Roland has added the Jupiter-8 and Juno-106 as software options on the Roland Cloud subscription service.
The tech giant rolled the software synth service out last year, which gives producers access to a variety of app versions of their classic synths.
The two ‘80s synths added join Roland’s AIRA System-1, SH-101, System-100, Promars and SH-2.
Roland are currently offering a one month free trial of the Roland Cloud service.
LG announced the PJ9 at CES earlier this month, the amplifier with a levitating station for its floating bluetooth speaker. Check it out in action below.
The system uses electromagnets to keep the speaker afloat, a few inches above the levitating station, before it descends to the base as the battery runs out.
DJ Mag Tech hasn’t had its hands on the LG PJ9 yet, but those at the tech powerhouse say that the speaker’s low-end sound quality is taken care of by a subwoofer built into the bass.
Technics caused controversy last month when they suggested that their reissued line of SL-1200 turntables are not marketed at the DJ community.
In an interview with The New York Times, Hiro Morishita, a creative director at Technics, commented, “Our concept is analog records for hi-fi listening. DJs are fine, too, but as a marketing target it’s problematic. We don’t want to sell the 1200 as the best tool for DJing. The 1200 is the 1200.”
When DJ Mag Tech first heard of the Roland/Serato hook-up we were intrigued. Roland, which has cut its chops in the music technology industry for years, a leading player with an undeniable history in regards to its synths, drum machines and hardware now looking to enter the DJ controller arena; and Serato, one of the industry leaders in digital DJing software. What could they both bring to this already saturated marketplace?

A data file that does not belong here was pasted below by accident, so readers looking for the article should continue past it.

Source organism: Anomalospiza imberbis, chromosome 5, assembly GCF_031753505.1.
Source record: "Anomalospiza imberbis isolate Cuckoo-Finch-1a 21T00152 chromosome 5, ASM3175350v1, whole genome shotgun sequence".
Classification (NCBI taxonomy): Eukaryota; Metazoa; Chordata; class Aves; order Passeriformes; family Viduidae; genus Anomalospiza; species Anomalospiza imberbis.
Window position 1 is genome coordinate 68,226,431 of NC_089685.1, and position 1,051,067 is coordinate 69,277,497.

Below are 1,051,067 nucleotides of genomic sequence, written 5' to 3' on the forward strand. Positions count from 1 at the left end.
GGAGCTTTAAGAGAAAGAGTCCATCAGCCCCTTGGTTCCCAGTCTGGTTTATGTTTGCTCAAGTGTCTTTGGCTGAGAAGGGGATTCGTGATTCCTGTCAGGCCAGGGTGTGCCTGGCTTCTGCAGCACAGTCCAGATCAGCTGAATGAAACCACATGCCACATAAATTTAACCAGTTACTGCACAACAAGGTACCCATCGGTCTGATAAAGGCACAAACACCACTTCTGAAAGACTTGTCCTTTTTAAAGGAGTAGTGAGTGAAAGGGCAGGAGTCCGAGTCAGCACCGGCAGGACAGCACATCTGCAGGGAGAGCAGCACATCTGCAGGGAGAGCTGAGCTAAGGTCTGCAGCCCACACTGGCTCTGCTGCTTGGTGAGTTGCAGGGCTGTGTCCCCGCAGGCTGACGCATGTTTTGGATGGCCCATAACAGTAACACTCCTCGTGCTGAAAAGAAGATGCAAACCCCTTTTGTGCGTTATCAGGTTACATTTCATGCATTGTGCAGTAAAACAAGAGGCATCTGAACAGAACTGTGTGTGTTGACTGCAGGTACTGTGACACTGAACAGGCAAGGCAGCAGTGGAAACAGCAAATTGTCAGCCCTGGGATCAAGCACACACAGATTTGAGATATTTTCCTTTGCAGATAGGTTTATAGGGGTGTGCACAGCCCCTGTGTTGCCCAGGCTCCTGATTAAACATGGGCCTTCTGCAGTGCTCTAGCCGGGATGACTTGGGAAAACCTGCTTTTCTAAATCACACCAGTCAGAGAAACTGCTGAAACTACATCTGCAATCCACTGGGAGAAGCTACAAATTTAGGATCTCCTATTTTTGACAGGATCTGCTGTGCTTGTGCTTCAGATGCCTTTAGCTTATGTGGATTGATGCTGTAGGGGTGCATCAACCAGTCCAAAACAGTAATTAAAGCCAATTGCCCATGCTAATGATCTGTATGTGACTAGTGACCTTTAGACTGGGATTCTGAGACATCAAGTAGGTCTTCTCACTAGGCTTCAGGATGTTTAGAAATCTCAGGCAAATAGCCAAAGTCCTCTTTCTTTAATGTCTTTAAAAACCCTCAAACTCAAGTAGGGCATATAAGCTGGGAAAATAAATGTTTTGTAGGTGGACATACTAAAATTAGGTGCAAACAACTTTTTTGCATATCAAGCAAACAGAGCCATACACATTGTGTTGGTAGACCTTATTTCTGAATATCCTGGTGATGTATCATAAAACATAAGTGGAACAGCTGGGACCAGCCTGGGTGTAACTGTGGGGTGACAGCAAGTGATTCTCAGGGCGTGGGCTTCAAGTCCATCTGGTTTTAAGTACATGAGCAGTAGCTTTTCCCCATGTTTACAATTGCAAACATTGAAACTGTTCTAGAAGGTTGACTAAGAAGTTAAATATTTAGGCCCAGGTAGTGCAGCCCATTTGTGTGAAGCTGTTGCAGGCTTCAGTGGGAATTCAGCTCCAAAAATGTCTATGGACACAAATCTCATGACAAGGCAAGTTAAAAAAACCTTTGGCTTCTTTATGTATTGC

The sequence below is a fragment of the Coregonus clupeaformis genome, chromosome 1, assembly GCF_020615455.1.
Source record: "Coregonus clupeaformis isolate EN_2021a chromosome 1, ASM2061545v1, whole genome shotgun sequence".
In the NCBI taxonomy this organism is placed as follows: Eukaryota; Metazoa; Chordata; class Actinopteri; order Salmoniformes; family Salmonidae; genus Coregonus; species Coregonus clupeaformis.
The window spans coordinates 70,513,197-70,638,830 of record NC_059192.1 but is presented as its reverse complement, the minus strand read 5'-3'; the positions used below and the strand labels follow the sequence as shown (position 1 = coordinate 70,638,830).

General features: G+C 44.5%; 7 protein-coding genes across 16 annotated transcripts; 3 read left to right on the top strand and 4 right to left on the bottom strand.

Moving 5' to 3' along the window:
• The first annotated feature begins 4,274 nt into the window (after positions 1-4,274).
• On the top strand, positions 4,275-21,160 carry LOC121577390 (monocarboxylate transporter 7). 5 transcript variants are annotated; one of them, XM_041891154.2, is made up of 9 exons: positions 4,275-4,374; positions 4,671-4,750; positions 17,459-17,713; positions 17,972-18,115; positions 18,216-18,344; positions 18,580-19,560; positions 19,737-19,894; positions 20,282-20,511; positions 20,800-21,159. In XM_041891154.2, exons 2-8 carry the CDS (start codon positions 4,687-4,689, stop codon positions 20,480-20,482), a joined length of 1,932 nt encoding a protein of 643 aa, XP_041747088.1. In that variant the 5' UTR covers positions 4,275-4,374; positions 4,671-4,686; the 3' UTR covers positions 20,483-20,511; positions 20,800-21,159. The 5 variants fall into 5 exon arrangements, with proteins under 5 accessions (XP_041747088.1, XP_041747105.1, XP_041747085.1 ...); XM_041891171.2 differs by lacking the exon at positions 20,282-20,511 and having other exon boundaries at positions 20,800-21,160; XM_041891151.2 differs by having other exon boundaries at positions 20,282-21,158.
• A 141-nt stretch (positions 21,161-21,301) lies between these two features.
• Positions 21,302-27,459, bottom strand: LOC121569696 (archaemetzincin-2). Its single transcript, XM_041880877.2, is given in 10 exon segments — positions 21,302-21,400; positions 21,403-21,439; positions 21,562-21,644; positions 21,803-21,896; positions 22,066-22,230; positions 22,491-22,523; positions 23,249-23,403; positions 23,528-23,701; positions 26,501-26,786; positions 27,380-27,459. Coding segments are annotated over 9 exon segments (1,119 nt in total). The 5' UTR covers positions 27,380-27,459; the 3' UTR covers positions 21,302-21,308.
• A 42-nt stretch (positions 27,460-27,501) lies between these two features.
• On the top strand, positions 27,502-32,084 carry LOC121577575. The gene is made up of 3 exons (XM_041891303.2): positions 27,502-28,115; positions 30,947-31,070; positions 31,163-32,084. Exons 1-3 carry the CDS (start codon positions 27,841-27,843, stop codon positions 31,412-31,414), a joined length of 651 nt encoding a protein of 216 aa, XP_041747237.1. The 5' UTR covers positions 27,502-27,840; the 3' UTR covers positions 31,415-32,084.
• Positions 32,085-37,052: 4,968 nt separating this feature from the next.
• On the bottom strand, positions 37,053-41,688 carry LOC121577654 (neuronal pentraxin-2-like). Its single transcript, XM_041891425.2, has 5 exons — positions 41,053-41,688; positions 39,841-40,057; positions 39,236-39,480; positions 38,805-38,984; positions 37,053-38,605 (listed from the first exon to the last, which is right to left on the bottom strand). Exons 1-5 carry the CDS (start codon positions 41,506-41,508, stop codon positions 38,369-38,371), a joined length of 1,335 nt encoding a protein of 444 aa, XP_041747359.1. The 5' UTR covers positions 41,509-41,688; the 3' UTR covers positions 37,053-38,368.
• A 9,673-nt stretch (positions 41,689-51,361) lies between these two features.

Mixers have come a long way since the basic models that consisted of a two-channel box with no EQ — just a simple conduit for merging two records together. Now, mixers come with a wealth of features that are truly astonishing and allow DJs to do all sorts of booth-based wizardry.
Pioneer’s DDJ-WeGO4 is the latest edition to the affordable, entry-level DJ controller market.
It comes with all the usual frills that will keep beginner DJs happy, but can also be used by more experienced jocks. Available in a range of colours (for the fashion conscious amongst us), it’s a load of fun to use, and the clear, uncluttered layout makes it an appealing option for any DJ.
Technics has revealed details of the “standard” version its new SL-1200GR turntable, at the CES show in Las Vegas, which follows the SL-1200G that was released last year.
No release date has currently been set, but Technics describe the new SL-1200GR as “inheriting the technology of the SL-1200G, which was developed as a reference direct-drive turntable for the next generation.”
Point Blank and R&S’ Sam Willis discuss the E-MU 4XT & the Ensoniq EPS in the final episode of Under The Radar.
Auxy is a new player to the world of mobile music production. The app for iPad and iPhone aims to deliver something different to the current crop of music making applications, by being the first app that allows music creators to make professional tracks from start to finish on their iOS devices. A bold shout but one the company are determined to pursue.
Technics announced their SL-1200G turntable in January, as the first in their 1200 series since the MK6 in 2008. Now it has finally been made available to buy – but only in Germany.
Costing €4,000 per turntable, the new SL-1200G costs twice as much as the previous 1210s, a price tag that forced Technics’ CTO, Tetsuya Itani, to explain why the new turntables are so expensive in January.